Fiona and a friend via theguardian.com
There was a time when it was relatively simple to kick something toxic into the long grass and be fairly confident that the general populous would not notice the stench. These days, however, with the internet thingy having a long and possibly infinite memory, the rich and powerful need to be more creative when hushing scandal and keeping dirty secrets secret.
The next great big hole being excavated by the judicial JCB will bury once and for all inconvenient allegations of the historic sexual abuse of children by those in power or those close to power. It is impossible to give an estimate on just how high the stakes are in committing to a CSA inquiry, historical or not. The fall-out could be as noxious and have the same half-life of Uranium 238 and so needs a very deep hole and a sarcophagus of about 300 feet of lead-lined concrete. The tactics employed by Cameron and the Home Secretary were beguilingly elegant. (more…)
Enjoying yet another holiday in Portugal pointing at fish, David Cameron will be delighted that Baroness Sayeeda Warsi has picked her moment to jump overboard just as the nets of moral outrage snag the truly awful coalition government. In the strange world inhabited by Cameron, every silver lining frames a huge, black cloud and Warsi`s resignation might give him short-term relief but the storm is about to break.
In 2007, Cameron appointed an unelected, failed parliamentary candidate hastily elevated to the House of Lords to his shadow cabinet. Promoted not due to any actual ability but because she ticked various electoral boxes, Baroness Warsi became a rare thing in British politics and something of a paradox worthy of Nietzsche. In short, she quickly became unsackable. As a token woman suitably northern and, more importantly, as a token Muslim, her seat at the cabinet table was assured as long as her electoral value remained viable. (more…)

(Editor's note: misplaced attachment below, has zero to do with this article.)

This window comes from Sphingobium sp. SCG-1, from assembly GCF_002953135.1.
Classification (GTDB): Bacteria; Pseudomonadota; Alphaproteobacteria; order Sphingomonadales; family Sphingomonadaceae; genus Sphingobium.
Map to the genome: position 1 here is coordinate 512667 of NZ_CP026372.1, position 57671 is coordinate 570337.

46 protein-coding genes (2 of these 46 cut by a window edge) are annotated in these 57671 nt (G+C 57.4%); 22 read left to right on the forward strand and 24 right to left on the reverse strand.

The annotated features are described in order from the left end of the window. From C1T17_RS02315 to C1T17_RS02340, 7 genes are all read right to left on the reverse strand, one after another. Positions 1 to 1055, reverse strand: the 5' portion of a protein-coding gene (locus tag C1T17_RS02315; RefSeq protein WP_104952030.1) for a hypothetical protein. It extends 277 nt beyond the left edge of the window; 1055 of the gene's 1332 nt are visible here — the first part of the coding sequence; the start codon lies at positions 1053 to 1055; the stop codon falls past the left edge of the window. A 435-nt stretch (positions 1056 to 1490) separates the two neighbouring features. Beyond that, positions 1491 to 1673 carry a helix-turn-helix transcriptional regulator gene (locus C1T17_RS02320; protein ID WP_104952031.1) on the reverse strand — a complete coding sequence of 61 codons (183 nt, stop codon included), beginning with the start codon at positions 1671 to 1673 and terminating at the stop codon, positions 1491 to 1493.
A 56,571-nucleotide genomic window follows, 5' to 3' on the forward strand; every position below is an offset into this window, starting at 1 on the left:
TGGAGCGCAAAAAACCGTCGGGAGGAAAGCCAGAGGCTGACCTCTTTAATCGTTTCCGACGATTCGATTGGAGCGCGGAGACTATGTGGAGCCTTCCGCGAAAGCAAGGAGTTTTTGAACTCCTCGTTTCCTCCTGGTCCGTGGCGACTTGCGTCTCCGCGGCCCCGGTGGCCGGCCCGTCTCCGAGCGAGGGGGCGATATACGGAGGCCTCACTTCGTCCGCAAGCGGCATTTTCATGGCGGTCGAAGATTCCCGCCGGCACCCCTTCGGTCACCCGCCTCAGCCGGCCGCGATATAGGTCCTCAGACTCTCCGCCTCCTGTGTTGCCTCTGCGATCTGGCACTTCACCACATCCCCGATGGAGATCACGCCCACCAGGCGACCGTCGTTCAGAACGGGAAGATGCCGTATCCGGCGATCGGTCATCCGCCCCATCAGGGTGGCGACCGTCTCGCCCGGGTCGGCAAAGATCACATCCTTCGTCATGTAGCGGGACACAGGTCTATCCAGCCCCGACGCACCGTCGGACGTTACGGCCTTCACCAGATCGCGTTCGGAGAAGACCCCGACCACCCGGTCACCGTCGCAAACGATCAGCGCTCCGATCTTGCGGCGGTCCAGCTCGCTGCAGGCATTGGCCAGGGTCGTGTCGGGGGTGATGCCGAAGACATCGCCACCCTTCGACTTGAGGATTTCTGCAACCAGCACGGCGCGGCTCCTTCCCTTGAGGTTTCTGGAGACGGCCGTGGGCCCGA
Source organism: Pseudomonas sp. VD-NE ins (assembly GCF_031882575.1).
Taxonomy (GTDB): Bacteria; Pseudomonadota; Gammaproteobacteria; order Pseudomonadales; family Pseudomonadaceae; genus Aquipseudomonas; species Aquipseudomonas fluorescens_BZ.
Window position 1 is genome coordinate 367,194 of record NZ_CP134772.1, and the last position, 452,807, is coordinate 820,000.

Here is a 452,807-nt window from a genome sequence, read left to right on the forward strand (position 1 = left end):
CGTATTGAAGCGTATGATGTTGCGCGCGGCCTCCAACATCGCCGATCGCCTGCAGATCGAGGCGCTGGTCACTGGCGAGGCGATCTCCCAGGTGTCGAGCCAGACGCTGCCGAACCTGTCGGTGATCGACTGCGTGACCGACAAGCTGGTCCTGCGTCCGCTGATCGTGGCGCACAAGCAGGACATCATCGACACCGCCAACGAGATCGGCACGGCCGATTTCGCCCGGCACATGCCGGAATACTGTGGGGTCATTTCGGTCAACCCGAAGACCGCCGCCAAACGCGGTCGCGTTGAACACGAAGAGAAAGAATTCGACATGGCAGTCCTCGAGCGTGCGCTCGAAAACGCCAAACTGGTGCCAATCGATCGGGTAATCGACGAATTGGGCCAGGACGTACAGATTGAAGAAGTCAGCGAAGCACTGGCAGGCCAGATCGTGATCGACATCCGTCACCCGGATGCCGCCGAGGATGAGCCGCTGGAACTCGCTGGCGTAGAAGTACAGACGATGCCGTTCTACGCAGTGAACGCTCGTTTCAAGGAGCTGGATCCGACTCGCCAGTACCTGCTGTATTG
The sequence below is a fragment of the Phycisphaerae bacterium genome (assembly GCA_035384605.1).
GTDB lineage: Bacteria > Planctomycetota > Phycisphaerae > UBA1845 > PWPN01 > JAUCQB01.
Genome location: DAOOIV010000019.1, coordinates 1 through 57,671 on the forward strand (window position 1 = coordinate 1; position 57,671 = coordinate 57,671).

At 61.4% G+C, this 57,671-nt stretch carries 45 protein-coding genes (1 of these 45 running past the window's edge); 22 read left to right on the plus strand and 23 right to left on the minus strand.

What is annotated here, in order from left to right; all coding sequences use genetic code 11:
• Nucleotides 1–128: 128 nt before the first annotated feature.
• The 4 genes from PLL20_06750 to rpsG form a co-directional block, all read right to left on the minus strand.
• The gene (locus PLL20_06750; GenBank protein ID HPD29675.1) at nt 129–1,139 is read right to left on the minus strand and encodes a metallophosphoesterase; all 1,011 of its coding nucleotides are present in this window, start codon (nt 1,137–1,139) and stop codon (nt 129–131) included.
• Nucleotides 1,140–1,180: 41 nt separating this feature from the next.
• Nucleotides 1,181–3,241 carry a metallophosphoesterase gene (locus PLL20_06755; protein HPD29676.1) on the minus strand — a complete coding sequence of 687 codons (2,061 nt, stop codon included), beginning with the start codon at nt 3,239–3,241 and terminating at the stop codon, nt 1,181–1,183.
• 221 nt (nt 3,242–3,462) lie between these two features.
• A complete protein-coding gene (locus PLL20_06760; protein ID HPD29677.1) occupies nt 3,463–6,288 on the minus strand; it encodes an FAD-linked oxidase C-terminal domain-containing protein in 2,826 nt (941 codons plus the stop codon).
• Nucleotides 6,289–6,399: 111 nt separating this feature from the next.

Given the long history of British democracy, it is almost reassuring to know that politics in 1648 was just as sordid as politics in 2014.
At the end of the Second English Civil War, elements of the Long Parliament attempted to rehabilitate Charles I with the Treaty of Newport. The defeated and deposed king was at that point happy to sign anything that would save his skin. Oliver Cromwell and the New Model Army had other ideas and Thomas Fairfax organised a military coup with the intention of dissolving parliament and banging up the king on charges of high treason. Realising that this was a bit over the top even for 1648, Fairfax decided instead to purge parliament of any dissenters leaving only a bunch of yes men. Colonel Thomas Pride was tasked with rounding up the trouble makers and, as a result, gave history “Pride`s Purge” and the first Rump Parliament. To this day, a rump parliament is defined as a bunch of shysters left over after an actual parliament has lost any legitimacy. Welcome to 1648. (more…)
Banksy via streetartutopia.com
In these dark and perilous hours, my thoughts and prayers are with my fellow British citizens as we face the most grievous emergency to ever threaten the very existence of our proud and free nation.
Hoards of organised criminals, terrorists, perverts and Trade Unionists are openly conspiring to send each other pictures of sodding cats and are communicating via comments about TV programmes that nobody else is watching. It is vital that we remain vigilant against this unspeakable plot and happily wave goodbye to civil liberties justifiably sacrificed on the sacred alter of national security. In David Cameron we have a leader who is at last courageous enough steam roller emergency legislation to allow government free access to every snippet of electronic communication without the unnecessary delay of allowing elected MPs to actually debate or even read the DRIP bill. (more…)
Just when you start to think that politics could not descend any further into the cesspit of disgraceful opportunism, along comes another piece of low life ready to plumb new depths of disrespect.
Wolverhampton councillor Bob Jones was elected as the first Police and Crime Commissioner for the West Midlands on November 15th 2012. He died suddenly on Tuesday 1st July 2014 aged 59. By all accounts and judging from the many tributes paid to him from across the political spectrum, he was very good at his job even though he stated that Police and Crime Commissioners were not a terribly good idea in a mature and open democracy. Those that knew him and even those that politically opposed him are unanimous in their admiration for this good and honest man. (more…)